On Dec. 6, 2017, President Trump announced that America officially acknowledges Jerusalem as Israel’s capital, and would eventually move the embassy from Tel Aviv to Jerusalem. Referring to this as “acknowledging the obvious,” Trump explained that Israel is a sovereign state, recognized internationally and by the U.S., with the right to determine its own capital. In his declaration, Trump reiterated that such a move has no bearing on the city’s status under any peace agreement.
The economic decisions we make today must account for both the future and immediate impacts to ensure my generation inherits an economy marked by prosperity rather than climate chaos.
People, institutions, and the relationships within all grow and change over time. We can’t be afraid of that; in fact, we should embrace it. Perhaps in the best relationships, partners grow alongside one another, committing to both give and take in a mutual exchange built on reciprocal trust and respect.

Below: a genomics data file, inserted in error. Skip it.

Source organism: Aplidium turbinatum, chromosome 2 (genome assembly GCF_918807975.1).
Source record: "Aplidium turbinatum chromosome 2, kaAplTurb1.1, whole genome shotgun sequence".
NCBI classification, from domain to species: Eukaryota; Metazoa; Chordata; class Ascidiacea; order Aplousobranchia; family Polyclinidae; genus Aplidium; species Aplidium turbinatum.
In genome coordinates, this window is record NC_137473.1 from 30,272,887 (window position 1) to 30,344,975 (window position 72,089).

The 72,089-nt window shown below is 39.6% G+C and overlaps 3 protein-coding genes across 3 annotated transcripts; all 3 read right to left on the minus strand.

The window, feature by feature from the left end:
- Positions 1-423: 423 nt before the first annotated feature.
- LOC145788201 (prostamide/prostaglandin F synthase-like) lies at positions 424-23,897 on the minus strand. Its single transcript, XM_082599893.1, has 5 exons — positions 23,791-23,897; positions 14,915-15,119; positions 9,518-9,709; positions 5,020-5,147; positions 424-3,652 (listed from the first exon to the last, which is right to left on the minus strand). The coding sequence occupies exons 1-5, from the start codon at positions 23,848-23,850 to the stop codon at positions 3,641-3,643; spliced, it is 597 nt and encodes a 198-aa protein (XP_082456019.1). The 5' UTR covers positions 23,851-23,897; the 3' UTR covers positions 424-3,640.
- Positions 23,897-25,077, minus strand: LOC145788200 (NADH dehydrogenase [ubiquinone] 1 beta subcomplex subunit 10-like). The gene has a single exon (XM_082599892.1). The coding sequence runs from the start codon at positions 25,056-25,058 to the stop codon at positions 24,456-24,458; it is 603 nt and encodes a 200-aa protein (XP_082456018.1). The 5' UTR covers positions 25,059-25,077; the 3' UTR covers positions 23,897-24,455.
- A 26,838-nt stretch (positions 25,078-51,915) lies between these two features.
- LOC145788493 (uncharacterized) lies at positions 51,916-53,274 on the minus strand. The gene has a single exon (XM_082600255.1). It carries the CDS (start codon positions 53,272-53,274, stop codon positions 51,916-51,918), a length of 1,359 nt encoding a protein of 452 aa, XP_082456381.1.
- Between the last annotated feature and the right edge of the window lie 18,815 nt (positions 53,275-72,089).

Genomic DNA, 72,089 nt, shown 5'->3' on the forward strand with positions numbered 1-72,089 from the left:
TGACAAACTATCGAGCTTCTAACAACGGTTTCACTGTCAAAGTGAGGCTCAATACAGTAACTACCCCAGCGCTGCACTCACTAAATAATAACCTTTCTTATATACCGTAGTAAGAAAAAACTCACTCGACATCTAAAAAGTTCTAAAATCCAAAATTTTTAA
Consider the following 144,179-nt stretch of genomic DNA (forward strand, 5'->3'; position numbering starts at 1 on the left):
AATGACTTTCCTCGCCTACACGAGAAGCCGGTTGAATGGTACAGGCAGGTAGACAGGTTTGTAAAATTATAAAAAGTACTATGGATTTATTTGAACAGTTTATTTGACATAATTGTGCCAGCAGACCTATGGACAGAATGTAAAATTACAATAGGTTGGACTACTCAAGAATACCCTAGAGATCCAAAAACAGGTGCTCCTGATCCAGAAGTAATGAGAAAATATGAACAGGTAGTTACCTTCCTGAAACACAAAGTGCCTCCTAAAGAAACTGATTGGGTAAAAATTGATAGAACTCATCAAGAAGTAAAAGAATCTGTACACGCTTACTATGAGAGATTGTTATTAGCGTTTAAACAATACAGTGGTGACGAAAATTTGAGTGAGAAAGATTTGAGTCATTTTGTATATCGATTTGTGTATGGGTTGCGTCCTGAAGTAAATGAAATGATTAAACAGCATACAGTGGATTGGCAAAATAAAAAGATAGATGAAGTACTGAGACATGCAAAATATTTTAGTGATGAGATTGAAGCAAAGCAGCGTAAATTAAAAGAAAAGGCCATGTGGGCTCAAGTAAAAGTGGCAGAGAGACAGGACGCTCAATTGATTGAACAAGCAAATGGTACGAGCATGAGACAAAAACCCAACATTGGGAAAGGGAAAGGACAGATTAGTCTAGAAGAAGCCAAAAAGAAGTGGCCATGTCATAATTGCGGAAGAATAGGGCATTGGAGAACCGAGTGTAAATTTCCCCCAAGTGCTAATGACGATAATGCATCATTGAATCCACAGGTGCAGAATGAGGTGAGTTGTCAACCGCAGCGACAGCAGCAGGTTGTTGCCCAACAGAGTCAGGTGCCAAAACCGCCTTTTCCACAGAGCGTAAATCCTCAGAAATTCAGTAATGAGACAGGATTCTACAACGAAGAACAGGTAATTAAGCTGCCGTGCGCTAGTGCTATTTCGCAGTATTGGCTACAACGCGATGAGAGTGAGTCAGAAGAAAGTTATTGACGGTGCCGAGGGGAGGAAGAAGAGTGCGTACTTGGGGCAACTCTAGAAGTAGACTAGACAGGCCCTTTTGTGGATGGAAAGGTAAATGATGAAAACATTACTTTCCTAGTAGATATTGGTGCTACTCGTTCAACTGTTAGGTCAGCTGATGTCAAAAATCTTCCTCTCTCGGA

Not only will your interactions with these inmates help bring “a sense of normalcy” to their lives and help their development, but they will also challenge your own ideas of what is normal and help you develop various aspects of your life.
MIT's "Telemedicine and Telehealth for Enhancing Global Health" class teaches students valuable information about healthcare accessibility — and it's at risk of not being offered again.
"Dialogue" is not what is needed in the Palestinian struggle.
Big political issues, such as housing affordability, public transportation, and climate change, affect everybody, whether you’re an MIT student or a local Cambridge resident. In this piece, the MIT Democrats outline which Massachusetts primary candidates they think will do the best job in promoting the public’s interests.